Tell us something about yourself
I’m a UK-Based photographer, happily divorced living in the West Midlands with my cat, Jesus-Phoenix, aka Titz.
How and when did you get into photography?
As a kid, my parents had various cameras, including Polaroids and Kodak Instamatics, I used to ‘borrow’ them and snap away to my heart’s content. So I grew up with a love of film. My first venture into film SLR shooting was with a Zenith E before progressing onto Canon DSLR, and then when I grew up, I moved onto the now obsolete, but brilliant, Nikon D700 full frame DSLR, which I’m still using now, amongst other cameras I own.
What does photography mean to you?
I love visual imagery, the whole capture of narrative, expression, and mood. It’s a portrayal of my internalised thoughts, I guess. Although it’s a means to an end, I enjoy the more creative aspect of shooting – nothing thrills me more than capturing the images in my head.
Please briefly describe your photography style for our readers.
I often hear that my work is instantly recognisable, that’s encouraging in that its deliberate thus has become my brand and a style synonymous with me, but it also makes me produce totally different images and styles too – just to demonstrate that I’m not a one-trick pony.
I’d say my typical style is predominantly natural light, muted tones, a soft desaturated feel, often quite raunchy and suggestive, but still tastefully done, no?
Where do you get inspiration from?
Predominantly from the little voices in my head! I have a large following on Instagram (@jackrussell_photo), where I follow some amazing photographers, Instagram is a great resource for photographers to gain and share inspiration. Although inspiration is pretty much everywhere; you just have to make whatever you shoot your own.
Do you think in advance what you want in the picture?
I do. I have a very clear approach and philosophy towards shooting. I have already created images in my mind and then seek to deconstruct and recreate them in reality. I find it’s a far more effective and efficient method of shooting; it’s probably best described as (de)constructivist reverse-engineering approach. It works very well for me.
Studio, on location or both?
I much prefer shooting in natural light in more organic environments, sometimes deliberately under challenging light conditions. Studio work is ok, but can be too contrived and less rewarding. But it’s each to their own, do what you enjoy most – creating images.
Would you consider yourself a hobbyist or a paid professional?
There is a lot of meaningless debate about professional vs amatuer photography. At the end of the day a photographer is a photographer – the debate in my opinion is pretty redundant and nugatory. The fact that some of us are lucky enough to make a few £’s from it doesnt define what we are.
What has been your most memorable session and why?
That’s a tough question; I tend to be quite laid back and enjoy the majority of my shoots. I’ve worked with some great models and photographers, whos work I admire and value. Conversly, I’ve had a few crap experiences which has made me wiser. It’s a fickle circus which can be quite malevolent and caustic at times; but that comes with success in most things, there are always the odd individuals who like to elevate their own self-perception of worth by being critical of others. I’ve learned to ignore those people and just crack on with what I do best. Life is short.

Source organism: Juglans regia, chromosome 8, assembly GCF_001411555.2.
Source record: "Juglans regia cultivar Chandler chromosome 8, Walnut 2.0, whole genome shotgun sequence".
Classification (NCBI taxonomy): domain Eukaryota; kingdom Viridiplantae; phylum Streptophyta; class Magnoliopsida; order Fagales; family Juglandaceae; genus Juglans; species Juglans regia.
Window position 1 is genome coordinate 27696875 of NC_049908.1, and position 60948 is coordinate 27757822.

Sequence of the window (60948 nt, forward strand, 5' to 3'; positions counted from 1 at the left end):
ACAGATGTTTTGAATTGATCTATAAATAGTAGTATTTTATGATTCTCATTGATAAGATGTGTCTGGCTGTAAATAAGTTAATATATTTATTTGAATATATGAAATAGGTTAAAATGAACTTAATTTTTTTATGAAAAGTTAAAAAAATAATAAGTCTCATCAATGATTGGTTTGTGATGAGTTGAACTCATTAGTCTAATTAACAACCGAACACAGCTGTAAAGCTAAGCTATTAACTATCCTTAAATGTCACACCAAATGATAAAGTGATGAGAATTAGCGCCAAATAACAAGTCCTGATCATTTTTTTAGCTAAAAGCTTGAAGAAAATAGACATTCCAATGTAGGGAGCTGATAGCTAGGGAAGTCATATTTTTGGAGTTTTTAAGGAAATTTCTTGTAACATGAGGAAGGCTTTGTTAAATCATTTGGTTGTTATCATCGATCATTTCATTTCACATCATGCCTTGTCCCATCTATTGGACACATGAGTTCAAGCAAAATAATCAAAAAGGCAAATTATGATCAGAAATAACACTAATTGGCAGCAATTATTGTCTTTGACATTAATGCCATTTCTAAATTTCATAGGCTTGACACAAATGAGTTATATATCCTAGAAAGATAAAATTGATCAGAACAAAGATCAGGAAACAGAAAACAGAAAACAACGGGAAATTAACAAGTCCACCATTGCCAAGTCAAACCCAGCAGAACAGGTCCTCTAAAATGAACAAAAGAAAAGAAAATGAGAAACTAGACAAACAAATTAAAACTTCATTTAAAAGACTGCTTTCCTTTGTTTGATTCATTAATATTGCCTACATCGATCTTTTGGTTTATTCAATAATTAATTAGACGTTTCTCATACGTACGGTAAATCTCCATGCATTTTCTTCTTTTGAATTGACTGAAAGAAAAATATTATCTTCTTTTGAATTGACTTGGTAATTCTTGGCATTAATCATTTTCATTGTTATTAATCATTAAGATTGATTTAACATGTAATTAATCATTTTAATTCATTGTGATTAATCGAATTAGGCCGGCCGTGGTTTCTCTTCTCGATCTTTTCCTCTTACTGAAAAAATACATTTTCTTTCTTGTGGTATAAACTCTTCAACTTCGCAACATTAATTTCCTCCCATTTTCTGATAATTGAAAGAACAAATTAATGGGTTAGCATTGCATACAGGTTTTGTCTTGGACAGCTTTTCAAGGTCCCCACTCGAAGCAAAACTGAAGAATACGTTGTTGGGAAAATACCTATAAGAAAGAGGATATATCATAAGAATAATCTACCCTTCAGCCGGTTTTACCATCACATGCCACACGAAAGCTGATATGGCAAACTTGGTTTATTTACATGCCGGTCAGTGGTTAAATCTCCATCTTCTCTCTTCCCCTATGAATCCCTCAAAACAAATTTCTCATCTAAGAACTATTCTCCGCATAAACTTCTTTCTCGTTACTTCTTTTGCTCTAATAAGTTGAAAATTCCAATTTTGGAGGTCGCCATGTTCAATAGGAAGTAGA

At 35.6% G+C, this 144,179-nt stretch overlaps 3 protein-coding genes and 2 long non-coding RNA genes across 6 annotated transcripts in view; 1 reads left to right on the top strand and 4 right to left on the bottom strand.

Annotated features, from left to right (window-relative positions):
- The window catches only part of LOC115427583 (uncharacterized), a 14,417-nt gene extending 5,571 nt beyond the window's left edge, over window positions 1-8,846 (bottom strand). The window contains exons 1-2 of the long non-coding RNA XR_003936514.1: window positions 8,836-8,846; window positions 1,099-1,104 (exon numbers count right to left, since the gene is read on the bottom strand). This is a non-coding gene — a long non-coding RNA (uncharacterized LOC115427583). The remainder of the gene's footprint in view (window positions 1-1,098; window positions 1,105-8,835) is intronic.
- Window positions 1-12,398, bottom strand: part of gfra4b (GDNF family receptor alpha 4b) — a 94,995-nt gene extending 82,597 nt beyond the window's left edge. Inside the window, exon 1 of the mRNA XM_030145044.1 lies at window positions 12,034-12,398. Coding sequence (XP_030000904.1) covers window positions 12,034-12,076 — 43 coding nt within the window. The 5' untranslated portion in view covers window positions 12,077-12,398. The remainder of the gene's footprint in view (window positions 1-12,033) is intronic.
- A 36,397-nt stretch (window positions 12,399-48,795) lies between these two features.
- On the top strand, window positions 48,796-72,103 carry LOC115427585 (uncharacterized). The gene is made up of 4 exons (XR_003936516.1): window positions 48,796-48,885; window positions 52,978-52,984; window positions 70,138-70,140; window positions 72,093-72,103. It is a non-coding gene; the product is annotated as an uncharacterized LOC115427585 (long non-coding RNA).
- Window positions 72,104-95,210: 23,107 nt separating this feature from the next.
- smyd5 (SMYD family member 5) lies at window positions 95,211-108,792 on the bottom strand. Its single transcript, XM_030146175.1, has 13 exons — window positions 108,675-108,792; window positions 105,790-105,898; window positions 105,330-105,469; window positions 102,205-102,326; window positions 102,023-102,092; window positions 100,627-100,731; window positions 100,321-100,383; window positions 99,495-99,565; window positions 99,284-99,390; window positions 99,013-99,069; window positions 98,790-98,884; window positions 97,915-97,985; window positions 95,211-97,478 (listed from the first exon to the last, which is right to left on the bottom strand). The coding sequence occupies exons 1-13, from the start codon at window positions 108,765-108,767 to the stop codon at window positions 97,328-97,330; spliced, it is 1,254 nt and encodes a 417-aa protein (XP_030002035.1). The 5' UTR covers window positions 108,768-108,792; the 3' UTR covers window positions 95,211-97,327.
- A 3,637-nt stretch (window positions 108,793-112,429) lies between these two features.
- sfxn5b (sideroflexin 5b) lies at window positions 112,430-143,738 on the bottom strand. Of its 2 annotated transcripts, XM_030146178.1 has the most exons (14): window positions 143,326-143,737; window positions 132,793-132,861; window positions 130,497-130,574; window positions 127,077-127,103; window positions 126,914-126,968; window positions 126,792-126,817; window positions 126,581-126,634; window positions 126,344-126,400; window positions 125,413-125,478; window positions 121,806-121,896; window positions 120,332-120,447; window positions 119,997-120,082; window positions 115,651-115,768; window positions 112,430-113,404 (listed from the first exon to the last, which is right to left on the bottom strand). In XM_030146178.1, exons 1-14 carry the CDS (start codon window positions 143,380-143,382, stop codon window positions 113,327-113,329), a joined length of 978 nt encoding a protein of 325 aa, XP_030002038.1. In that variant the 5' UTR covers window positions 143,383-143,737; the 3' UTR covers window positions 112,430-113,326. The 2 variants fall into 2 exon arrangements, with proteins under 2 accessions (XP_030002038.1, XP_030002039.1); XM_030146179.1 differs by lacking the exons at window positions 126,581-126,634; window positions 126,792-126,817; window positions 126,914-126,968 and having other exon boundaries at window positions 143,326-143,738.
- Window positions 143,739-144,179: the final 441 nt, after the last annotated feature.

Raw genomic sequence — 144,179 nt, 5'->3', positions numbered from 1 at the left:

What has been the biggest source of inspiration in your work?
Light! It is the life blood of photographers – but how many take it for granted, never consider exactly what it is and what the characteristics of light are. By doing so you can elevate the standard of your work as that appreciation of light helps you understand better how to use it to maximum effect.
Nikon or Canon? Favorite lens?
I transferred over from Canon to Nikon about 8 years ago. I personally find the Nikon more intuative to use, the controls are more accessible, and I’ve found that I can tinker in the menus to give me more exacting control of how I want my images to look and feel. I use a range of lenses for different situations, but I’m a big fan (and user) of the nifty 50, as a general purpose lens, but as a game changer, I’d recommend the 70-200 f2.8 VR II – I can’t praise this lens enough and wish I had taken the hit and added it to my arsenal much earlier.
What is one piece of advice you would like to offer a new photographer looking to start their own business?
They do say that to make a little bit of money from photography, start with a lot of money... Ironically, that can be true. There seems to be a perpetual chase to have the latest gear. I shoot with an old obsolete D700 body – it does me well; the sharpest tool is the one you have in the box – and know how to use! Learn to use your tools; it’s surprising how many people come on my workshops who have never opened their camera manual.
What do you think of our new magazine?
Until recently I hadn’t seen it. But I’ve caught up now and read a few issues, and I’ve enjoyed looking at the website; which I’ve added to my bookmarks. I like the range of work displayed; it’s not restricted to single genres. That’s a healthy approach. Thanks for icluding my work and words in it.
Interviews / Stories
Modellen: Tatjana Lauwers & Sarah Tommeleyn
Model: Julie & Annewil (Uniko Models)
Model: Ceca (Trend Models)
Photo: Selma Gurbuz